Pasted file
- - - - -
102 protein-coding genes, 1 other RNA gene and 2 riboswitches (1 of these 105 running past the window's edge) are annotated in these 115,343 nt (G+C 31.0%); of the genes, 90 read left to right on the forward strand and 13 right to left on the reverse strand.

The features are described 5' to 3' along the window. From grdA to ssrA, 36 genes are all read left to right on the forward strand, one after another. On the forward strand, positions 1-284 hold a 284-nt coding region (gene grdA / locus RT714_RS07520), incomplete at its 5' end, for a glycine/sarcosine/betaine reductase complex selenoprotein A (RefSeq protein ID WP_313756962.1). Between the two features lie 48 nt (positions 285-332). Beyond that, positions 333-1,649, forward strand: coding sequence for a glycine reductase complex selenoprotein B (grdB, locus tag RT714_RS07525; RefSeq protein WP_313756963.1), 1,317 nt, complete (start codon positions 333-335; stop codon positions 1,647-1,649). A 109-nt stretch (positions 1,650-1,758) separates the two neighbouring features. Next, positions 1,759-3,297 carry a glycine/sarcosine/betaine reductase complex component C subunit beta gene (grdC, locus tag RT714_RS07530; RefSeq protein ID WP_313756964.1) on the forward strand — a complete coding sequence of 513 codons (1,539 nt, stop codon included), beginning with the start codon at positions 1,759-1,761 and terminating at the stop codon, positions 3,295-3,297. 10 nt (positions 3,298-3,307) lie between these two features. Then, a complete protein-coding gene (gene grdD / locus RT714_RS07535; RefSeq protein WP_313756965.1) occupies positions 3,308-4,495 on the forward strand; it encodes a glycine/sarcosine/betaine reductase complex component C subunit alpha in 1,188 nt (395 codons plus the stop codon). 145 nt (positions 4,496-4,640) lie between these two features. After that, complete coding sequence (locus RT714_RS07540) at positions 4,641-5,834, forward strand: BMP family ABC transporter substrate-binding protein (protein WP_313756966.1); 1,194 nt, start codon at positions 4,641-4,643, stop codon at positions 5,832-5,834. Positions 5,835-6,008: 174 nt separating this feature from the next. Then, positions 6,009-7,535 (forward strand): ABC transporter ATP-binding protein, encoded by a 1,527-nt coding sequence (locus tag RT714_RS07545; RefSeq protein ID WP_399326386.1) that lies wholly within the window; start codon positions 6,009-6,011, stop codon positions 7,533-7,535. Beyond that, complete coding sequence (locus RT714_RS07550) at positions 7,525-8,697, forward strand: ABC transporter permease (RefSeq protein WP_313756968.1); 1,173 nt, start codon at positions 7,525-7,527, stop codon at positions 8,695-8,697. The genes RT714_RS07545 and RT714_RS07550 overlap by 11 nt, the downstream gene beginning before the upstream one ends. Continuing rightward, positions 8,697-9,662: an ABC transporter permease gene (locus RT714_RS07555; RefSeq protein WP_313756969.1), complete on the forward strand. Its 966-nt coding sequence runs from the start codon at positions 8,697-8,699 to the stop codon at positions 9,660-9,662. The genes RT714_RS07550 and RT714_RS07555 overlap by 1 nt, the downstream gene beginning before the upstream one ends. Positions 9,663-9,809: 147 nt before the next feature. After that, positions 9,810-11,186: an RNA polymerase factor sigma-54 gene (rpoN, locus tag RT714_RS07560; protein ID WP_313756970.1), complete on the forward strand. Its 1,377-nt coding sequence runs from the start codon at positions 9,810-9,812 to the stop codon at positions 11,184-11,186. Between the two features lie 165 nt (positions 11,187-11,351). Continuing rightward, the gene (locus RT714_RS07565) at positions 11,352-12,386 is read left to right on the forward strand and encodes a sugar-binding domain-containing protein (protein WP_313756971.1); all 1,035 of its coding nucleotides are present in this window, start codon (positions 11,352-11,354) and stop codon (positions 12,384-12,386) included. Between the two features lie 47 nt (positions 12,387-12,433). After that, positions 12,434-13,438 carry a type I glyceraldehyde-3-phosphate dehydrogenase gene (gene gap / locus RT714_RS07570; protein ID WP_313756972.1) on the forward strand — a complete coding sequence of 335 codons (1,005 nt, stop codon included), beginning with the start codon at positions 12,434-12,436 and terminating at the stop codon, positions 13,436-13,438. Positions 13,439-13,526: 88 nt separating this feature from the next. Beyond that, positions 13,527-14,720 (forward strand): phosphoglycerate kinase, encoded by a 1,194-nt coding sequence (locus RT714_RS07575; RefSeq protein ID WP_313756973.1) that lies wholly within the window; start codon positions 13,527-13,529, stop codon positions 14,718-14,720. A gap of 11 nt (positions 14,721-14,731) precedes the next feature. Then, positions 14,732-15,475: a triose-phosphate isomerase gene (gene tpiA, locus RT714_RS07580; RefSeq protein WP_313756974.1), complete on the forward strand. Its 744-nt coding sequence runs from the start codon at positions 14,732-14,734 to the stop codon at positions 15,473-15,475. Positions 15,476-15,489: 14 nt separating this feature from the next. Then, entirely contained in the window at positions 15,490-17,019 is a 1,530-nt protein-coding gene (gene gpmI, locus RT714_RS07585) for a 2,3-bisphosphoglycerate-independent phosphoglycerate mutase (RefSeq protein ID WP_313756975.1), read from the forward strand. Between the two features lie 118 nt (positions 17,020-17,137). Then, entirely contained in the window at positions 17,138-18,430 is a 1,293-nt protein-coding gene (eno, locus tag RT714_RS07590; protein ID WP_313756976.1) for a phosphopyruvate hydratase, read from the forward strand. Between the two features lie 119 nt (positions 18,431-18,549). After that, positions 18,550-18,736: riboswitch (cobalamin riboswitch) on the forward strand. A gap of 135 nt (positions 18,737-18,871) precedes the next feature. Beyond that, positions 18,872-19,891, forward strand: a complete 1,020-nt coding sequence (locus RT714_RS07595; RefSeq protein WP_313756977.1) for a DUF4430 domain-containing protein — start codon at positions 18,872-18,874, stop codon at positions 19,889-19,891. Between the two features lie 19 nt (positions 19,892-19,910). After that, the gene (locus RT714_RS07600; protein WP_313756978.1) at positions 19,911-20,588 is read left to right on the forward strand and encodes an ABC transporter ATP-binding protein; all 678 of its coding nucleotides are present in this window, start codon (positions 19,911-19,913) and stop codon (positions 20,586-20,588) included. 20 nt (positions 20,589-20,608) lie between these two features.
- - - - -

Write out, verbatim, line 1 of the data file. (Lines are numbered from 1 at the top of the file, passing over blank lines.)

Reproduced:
102 protein-coding genes, 1 other RNA gene and 2 riboswitches (1 of these 105 running past the window's edge) are annotated in these 115,343 nt (G+C 31.0%); of the genes, 90 read left to right on the forward strand and 13 right to left on the reverse strand.